ComebackTown is published by David Sher to begin a discussion on a better Birmingham.
Today’s guest blogger is Bob Patterson. If you’d like to be a guest blogger, please click here.
Change is ever-present. Having recently turned 60, I have seen a lot of change in the city I have lived in all my life.
From the civil rights struggles of my childhood, to the white flight to the suburbs after that, to the current resurgence of Downtown, I have been both an observer and participant.
I grew up in Birmingham
Like most people that reside in the seven county area that makes up the Birmingham-Metro area, I have always called the Magic City home, although I lived most of my life outside of the city limits. I spent the first 15 years of my life growing up in the Grasselli neighborhood in the western edge of the city.
I spent my adult life in Northern Shelby County and watched it transform from rural farmlands to bustling suburbia. I traveled around the world but always claimed Birmingham as my home.
A little over three years ago, as Downtown resurgence hit its stride, my wife and I found ourselves coming downtown more frequently to eat at fine restaurants or for entertainment venues. Often my wife would make her daily commute home from her downtown office and pick me up to return downtown.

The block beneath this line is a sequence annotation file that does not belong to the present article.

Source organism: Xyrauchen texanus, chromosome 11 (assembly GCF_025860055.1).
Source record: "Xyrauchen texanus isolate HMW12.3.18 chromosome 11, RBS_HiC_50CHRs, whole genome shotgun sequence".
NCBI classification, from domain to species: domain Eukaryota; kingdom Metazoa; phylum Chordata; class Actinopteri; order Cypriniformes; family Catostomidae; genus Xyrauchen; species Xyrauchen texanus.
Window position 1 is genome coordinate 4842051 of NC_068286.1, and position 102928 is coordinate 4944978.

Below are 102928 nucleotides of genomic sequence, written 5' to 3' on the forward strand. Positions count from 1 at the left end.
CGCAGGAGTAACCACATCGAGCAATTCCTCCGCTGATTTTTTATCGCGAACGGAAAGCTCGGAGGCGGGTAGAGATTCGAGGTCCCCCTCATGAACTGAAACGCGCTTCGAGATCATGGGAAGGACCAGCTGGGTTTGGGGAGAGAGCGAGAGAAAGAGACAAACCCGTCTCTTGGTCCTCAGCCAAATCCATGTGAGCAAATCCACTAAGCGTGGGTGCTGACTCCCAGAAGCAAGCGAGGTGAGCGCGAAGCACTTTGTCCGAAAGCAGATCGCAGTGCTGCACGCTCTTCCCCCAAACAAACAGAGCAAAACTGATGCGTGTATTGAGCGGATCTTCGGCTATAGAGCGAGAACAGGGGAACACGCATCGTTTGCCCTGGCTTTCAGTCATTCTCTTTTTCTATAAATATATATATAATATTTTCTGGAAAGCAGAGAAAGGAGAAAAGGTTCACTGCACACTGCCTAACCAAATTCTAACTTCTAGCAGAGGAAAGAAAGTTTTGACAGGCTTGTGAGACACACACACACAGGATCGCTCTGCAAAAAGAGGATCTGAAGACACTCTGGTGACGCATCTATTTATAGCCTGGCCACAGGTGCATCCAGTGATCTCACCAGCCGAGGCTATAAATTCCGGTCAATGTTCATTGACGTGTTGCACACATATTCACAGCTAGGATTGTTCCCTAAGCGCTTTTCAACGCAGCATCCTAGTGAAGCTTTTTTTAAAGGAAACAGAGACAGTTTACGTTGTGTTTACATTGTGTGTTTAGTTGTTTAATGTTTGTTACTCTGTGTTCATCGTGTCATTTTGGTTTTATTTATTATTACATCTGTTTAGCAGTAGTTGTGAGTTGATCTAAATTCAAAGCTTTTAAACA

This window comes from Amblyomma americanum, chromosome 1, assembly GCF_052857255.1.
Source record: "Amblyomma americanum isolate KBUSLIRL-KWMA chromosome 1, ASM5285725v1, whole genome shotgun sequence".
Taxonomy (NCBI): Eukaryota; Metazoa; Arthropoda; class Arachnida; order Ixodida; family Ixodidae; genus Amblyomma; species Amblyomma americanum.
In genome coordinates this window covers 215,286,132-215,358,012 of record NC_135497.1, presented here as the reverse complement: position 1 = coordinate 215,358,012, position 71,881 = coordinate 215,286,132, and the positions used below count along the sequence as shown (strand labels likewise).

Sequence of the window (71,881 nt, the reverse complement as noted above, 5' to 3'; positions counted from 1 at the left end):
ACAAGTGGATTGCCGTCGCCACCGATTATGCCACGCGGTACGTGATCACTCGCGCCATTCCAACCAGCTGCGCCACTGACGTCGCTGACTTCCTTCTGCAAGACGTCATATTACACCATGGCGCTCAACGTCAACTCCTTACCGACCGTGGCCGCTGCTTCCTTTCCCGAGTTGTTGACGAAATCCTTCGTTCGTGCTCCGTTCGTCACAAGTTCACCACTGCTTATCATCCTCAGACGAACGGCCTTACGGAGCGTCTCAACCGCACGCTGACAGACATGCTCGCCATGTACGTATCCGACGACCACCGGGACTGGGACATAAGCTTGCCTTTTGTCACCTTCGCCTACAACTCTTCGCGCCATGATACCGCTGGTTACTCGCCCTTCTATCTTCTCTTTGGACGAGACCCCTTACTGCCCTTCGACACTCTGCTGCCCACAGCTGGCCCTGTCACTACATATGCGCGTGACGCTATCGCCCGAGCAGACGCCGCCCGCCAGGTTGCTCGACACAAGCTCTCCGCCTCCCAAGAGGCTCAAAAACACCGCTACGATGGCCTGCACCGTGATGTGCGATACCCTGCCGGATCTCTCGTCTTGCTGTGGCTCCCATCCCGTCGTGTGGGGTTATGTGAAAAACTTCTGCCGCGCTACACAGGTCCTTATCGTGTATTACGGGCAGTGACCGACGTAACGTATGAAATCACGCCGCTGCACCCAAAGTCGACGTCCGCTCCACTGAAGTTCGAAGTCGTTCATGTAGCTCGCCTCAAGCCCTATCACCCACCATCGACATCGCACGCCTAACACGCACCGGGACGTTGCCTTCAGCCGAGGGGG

We began to joke, “You know, if we lived Downtown, we’d be home now.” That joke turned into exploration and discovery that people did, indeed, live downtown. And, not just young hipsters, but there were plenty of Baby-Boomer empty nesters like us living right downtown in lofts, apartments and converted storefronts.
We moved downtown from Shelby County
Soon, we joined the ranks as “downtowners” and our lives were transformed. Leaving suburbia was hard having spent our entire adult life there, but it was the best move we have ever made.
The fear of change resolved quickly as we found a community in Downtown that we had never had in the burbs. Within the first month we had met more downtown neighbors than we had in twenty years in the suburbs. We not only met them, but we were involved in our new community.
We had a regular weekly gathering at the Wine Loft every Wednesday. Almost everyday, we would get a text from someone inviting us to meet them for a drink or dinner or a show. This NEVER happened in Shelby County, EVER.
We also found we had extra time in our day due to the two hours we didn’t spend in our cars commuting. I now have a 4-minute walk to my office and my wife has a 8-minute drive to hers each day. We rarely get in a car since we can walk to almost anything we need.
We embraced a huge change in our lives and are so glad we did, and in our three years here we have experienced the change that has garnered the national spotlight for our great city.
We feel safer downtown than in the suburbs
Thousands of new lofts mean more people and more restaurants and shopping and an even more vibrant downtown than we moved to just in the short time we have been here. But, we are still amazed when our suburban friends are concerned with our safety and whether it safe for them to come downtown.